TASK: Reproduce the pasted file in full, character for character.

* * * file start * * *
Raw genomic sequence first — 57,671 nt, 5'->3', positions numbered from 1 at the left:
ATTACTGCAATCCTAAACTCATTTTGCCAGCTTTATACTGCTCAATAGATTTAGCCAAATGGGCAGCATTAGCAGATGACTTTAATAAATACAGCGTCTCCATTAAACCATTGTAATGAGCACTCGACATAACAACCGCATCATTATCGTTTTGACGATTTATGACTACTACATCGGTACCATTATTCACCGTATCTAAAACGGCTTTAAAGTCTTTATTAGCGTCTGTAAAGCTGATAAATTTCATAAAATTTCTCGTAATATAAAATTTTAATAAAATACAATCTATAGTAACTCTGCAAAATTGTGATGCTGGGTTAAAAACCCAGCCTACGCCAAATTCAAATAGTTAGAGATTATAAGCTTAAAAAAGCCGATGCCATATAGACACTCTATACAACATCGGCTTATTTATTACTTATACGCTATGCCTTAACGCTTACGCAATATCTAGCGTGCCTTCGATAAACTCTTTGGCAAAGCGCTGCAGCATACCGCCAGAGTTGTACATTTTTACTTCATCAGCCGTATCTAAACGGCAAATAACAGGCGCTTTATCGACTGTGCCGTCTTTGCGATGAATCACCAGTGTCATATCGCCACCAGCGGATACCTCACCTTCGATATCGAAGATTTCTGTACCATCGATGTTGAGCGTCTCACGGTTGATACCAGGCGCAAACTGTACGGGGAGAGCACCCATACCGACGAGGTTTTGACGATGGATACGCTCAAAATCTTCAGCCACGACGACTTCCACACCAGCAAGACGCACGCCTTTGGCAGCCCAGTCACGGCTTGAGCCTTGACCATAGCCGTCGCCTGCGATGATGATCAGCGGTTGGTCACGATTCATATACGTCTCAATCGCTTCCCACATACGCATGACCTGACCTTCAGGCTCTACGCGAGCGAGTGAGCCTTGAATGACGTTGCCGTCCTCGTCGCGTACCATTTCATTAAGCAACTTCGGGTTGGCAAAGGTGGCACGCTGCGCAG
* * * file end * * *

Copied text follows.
Raw genomic sequence first — 57,671 nt, 5'->3', positions numbered from 1 at the left:
ATTACTGCAATCCTAAACTCATTTTGCCAGCTTTATACTGCTCAATAGATTTAGCCAAATGGGCAGCATTAGCAGATGACTTTAATAAATACAGCGTCTCCATTAAACCATTGTAATGAGCACTCGACATAACAACCGCATCATTATCGTTTTGACGATTTATGACTACTACATCGGTACCATTATTCACCGTATCTAAAACGGCTTTAAAGTCTTTATTAGCGTCTGTAAAGCTGATAAATTTCATAAAATTTCTCGTAATATAAAATTTTAATAAAATACAATCTATAGTAACTCTGCAAAATTGTGATGCTGGGTTAAAAACCCAGCCTACGCCAAATTCAAATAGTTAGAGATTATAAGCTTAAAAAAGCCGATGCCATATAGACACTCTATACAACATCGGCTTATTTATTACTTATACGCTATGCCTTAACGCTTACGCAATATCTAGCGTGCCTTCGATAAACTCTTTGGCAAAGCGCTGCAGCATACCGCCAGAGTTGTACATTTTTACTTCATCAGCCGTATCTAAACGGCAAATAACAGGCGCTTTATCGACTGTGCCGTCTTTGCGATGAATCACCAGTGTCATATCGCCACCAGCGGATACCTCACCTTCGATATCGAAGATTTCTGTACCATCGATGTTGAGCGTCTCACGGTTGATACCAGGCGCAAACTGTACGGGGAGAGCACCCATACCGACGAGGTTTTGACGATGGATACGCTCAAAATCTTCAGCCACGACGACTTCCACACCAGCAAGACGCACGCCTTTGGCAGCCCAGTCACGGCTTGAGCCTTGACCATAGCCGTCGCCTGCGATGATGATCAGCGGTTGGTCACGATTCATATACGTCTCAATCGCTTCCCACATACGCATGACCTGACCTTCAGGCTCTACGCGAGCGAGTGAGCCTTGAATGACGTTGCCGTCCTCGTCGCGTACCATTTCATTAAGCAACTTCGGGTTGGCAAAGGTGGCACGCTGCGCAG